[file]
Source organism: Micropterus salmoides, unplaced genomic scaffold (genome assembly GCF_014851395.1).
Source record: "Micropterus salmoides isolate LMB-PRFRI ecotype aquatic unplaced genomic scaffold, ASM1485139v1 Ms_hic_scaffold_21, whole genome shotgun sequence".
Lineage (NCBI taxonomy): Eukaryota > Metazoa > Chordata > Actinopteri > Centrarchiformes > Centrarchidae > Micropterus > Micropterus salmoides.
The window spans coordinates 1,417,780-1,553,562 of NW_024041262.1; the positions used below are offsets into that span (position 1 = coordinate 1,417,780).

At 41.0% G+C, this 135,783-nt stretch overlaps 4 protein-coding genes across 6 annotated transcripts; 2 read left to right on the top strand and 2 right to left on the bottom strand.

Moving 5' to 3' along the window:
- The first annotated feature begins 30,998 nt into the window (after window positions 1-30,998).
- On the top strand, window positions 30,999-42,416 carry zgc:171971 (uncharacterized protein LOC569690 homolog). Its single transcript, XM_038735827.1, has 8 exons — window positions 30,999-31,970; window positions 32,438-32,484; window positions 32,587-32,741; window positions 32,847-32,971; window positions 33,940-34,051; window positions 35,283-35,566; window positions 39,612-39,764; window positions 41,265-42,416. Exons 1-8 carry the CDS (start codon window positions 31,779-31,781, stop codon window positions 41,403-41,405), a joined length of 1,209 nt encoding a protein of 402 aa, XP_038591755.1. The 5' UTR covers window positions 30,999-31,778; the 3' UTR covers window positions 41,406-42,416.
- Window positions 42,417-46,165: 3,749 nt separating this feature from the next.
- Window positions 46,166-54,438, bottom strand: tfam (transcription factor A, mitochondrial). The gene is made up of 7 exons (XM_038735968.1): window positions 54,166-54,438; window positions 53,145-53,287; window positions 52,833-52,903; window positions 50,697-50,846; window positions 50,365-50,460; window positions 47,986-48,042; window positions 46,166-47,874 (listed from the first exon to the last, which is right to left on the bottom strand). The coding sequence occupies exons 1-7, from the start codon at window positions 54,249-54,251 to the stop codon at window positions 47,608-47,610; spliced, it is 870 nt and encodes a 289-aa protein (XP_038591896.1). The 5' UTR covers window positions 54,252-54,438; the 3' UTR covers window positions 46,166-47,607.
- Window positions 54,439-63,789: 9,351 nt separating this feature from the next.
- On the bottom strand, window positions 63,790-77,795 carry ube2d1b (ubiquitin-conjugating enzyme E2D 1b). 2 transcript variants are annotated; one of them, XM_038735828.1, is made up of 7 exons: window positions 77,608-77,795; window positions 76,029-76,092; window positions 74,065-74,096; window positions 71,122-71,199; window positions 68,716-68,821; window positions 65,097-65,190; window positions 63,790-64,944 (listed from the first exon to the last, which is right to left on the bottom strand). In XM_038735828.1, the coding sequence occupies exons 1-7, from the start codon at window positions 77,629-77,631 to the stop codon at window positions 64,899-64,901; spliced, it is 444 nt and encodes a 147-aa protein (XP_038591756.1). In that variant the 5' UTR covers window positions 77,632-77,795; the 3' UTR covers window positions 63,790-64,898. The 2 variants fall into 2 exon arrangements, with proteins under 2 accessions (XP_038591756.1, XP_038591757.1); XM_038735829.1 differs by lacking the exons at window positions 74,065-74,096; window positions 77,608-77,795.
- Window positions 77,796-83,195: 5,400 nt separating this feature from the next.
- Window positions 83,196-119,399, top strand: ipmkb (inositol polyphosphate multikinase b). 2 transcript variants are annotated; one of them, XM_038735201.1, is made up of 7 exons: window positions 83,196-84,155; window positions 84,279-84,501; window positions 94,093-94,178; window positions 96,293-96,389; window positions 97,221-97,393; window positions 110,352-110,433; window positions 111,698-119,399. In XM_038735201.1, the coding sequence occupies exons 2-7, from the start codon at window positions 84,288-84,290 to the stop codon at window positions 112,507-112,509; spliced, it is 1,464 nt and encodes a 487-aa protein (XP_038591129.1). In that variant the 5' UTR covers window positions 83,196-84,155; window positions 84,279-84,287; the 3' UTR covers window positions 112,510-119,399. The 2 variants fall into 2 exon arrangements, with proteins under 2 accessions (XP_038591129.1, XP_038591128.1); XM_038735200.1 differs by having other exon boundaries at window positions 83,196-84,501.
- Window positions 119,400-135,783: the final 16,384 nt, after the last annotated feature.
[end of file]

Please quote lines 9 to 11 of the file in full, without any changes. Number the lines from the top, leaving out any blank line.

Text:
- Window positions 42,417-46,165: 3,749 nt separating this feature from the next.
- Window positions 46,166-54,438, bottom strand: tfam (transcription factor A, mitochondrial). The gene is made up of 7 exons (XM_038735968.1): window positions 54,166-54,438; window positions 53,145-53,287; window positions 52,833-52,903; window positions 50,697-50,846; window positions 50,365-50,460; window positions 47,986-48,042; window positions 46,166-47,874 (listed from the first exon to the last, which is right to left on the bottom strand). The coding sequence occupies exons 1-7, from the start codon at window positions 54,249-54,251 to the stop codon at window positions 47,608-47,610; spliced, it is 870 nt and encodes a 289-aa protein (XP_038591896.1). The 5' UTR covers window positions 54,252-54,438; the 3' UTR covers window positions 46,166-47,607.
- Window positions 54,439-63,789: 9,351 nt separating this feature from the next.